No age limit on Saturday morning, March 19th for community volunteers helping beautify Ventura Boulevard between Topanga Canyon Boulevard and Canoga Avenue by planting more than 30 trees.

Councilman Dennis P. Zine joined volunteers from his communities to help plant trees on Ventura Blvd. early on Saturday morning, March 19th. Over 200 people from all ages joined him! “It’s not everyday that the public gets to plant a beautiful young tree in such an iconic business district as Ventura Blvd. and play with dirt with your Los Angeles City Councilman at the same time!” Said Mike Quiñonez, Ralphs district manager. With the generous financial support of Councilman Zine, Million Trees Los Angeles, and Ralphs, 30 trees were planted on Ventura Blvd. between Topanga Cyn. Blvd. and Canoga Ave. to help improve this very important commercial corridor. This project is a win-win for those involved including Councilman Zine and the community who want to see the boulevard beautified, MTLA who is aiming to add a total of one million trees in L.A., and Ralphs who has a large presence on that section of the boulevard. Contributed by Weekly Update from Councilman Zine.

Folders with valuable information about property taxes and related issues were handed out. Noguez urged property owners to review the information and contact his Sssessor office for assistance if necessary. Councilman Zine was also in attendance.

Way to go Woodland Hills!


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West Valley News Volume 7 Number 3 2011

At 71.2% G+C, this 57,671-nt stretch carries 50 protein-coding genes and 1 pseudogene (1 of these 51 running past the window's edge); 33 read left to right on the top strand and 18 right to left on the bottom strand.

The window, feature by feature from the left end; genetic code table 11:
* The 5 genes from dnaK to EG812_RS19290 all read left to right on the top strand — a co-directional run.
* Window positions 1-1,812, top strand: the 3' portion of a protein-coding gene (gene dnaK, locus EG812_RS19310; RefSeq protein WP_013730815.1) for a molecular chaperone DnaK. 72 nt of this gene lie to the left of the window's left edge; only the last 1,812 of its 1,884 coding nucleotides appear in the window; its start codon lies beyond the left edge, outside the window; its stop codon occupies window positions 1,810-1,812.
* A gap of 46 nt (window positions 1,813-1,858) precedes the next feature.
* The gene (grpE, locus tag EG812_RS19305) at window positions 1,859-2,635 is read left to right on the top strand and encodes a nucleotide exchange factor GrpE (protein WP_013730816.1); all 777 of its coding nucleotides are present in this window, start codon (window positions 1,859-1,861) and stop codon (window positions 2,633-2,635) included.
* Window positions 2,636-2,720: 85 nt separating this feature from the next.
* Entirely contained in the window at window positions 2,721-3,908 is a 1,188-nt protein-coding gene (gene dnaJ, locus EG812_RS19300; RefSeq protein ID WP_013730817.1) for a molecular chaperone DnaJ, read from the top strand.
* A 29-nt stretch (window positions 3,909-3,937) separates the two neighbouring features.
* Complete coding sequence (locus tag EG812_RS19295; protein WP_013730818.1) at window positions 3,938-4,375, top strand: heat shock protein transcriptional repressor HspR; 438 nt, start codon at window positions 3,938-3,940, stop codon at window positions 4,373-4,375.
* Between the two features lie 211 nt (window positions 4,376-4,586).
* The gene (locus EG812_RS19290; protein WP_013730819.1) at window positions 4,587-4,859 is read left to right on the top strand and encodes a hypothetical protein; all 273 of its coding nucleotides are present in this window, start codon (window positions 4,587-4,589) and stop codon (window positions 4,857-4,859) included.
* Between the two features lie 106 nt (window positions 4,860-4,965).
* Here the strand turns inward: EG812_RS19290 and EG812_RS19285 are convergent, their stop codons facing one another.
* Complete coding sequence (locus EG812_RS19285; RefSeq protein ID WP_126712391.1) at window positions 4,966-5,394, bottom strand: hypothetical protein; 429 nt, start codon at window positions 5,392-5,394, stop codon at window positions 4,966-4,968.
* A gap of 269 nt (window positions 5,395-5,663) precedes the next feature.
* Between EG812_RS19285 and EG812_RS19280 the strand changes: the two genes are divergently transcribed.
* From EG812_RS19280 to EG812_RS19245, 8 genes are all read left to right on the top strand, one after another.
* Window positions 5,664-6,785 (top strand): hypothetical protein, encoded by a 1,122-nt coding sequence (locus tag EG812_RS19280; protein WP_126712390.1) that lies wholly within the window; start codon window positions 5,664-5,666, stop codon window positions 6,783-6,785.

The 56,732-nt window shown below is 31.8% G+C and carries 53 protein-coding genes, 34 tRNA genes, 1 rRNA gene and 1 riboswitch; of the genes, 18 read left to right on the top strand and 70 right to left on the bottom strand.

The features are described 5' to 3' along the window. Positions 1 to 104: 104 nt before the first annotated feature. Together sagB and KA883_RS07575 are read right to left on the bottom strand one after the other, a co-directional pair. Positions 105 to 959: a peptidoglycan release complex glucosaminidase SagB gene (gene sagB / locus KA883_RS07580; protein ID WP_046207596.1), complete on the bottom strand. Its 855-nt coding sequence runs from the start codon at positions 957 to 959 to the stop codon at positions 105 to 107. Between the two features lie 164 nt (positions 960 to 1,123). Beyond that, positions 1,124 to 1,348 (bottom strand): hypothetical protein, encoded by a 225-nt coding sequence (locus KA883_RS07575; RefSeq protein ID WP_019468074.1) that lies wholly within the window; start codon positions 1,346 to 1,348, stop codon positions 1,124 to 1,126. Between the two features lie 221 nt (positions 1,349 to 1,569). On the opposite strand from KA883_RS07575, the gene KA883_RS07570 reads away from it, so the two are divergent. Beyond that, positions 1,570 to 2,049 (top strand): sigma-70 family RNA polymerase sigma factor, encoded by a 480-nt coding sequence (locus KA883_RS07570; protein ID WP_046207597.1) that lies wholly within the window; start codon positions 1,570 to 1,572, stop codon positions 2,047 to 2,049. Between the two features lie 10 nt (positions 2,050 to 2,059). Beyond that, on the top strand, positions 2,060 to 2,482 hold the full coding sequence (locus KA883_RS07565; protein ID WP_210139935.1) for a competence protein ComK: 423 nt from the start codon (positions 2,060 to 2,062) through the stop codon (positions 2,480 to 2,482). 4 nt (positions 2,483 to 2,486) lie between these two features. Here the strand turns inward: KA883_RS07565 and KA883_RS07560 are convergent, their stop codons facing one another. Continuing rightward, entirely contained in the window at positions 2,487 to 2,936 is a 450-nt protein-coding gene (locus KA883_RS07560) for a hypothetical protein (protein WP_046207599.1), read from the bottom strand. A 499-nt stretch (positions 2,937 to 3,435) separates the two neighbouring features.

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Greater San Fernando Valley Chamber of Commerce announces 2011 Excellence Award Winners

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The Greater San Fernando Valley Chamber of Commerce announced its award winners for 2011 on Tuesday, March 29. The recipients will receive their awards at the Chamber’s 100th Birthday Celebration & Inaugural Ball on May 14 at The Ronald Reagan Presidential Library. “This year’s slate is particularly impressive,” says Heidi Lennartz, Chairwoman of the Board of the Chamber. “Nominations included both new and long-term members, and we had a record number of nominations for members involved in community activities.” Anush Sumian, Development Coordinator for Valley Village, is slated to receive the Chamber’s Committee Chairperson of the Year Award. She is being recognized for BASH, which had great success with over 350 attendees and 50 exhibitors in its first year. Under Sumian’s leadership, the Chamber rolled out a new event that connected businesses to potential customers, created a brand for the event, and launched the Chamber’s 100th birthday. Additionally she encouraged her committee members to participate through her own active involvement.

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Dr. Michael Olenick, President and CEO of Child Care Resource Center, is this year’s recipient of the Community Award of Excellence. Dr. Olenick dedication to ending illiteracy and ensuring our community’s children have a better future by creating “What a Difference A Book Makes” Campaign is truly commendable. Curves Lake Balboa/Reseda Fitness Center will receive the Chamber Award of Excellence. The Chamber Award of Excellence is selected by the Chamber’s Executive Committee and recognizes the one Member that has been “extra involved” in supporting the Chamber's programs and projects in areas such as most volunteer hours, best support for different activities, etc. Mary and Brian Helwig, along with their staff and volunteers have given their time, energy, and talent to Clean Up Day, BASH, and Operation Thank You. Marketing Brochure for Spine Care Solutions